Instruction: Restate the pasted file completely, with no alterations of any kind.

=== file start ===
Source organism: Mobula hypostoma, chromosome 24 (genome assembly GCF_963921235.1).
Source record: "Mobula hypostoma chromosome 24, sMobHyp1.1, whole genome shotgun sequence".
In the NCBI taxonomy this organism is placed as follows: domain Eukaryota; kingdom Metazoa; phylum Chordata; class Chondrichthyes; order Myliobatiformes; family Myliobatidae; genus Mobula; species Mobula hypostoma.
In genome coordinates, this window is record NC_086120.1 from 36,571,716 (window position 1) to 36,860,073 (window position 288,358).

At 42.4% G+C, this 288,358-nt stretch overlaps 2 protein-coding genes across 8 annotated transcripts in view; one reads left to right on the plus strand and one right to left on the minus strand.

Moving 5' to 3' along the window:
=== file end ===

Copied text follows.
Source organism: Mobula hypostoma, chromosome 24 (genome assembly GCF_963921235.1).
Source record: "Mobula hypostoma chromosome 24, sMobHyp1.1, whole genome shotgun sequence".
In the NCBI taxonomy this organism is placed as follows: domain Eukaryota; kingdom Metazoa; phylum Chordata; class Chondrichthyes; order Myliobatiformes; family Myliobatidae; genus Mobula; species Mobula hypostoma.
In genome coordinates, this window is record NC_086120.1 from 36,571,716 (window position 1) to 36,860,073 (window position 288,358).

At 42.4% G+C, this 288,358-nt stretch overlaps 2 protein-coding genes across 8 annotated transcripts in view; one reads left to right on the plus strand and one right to left on the minus strand.

Moving 5' to 3' along the window: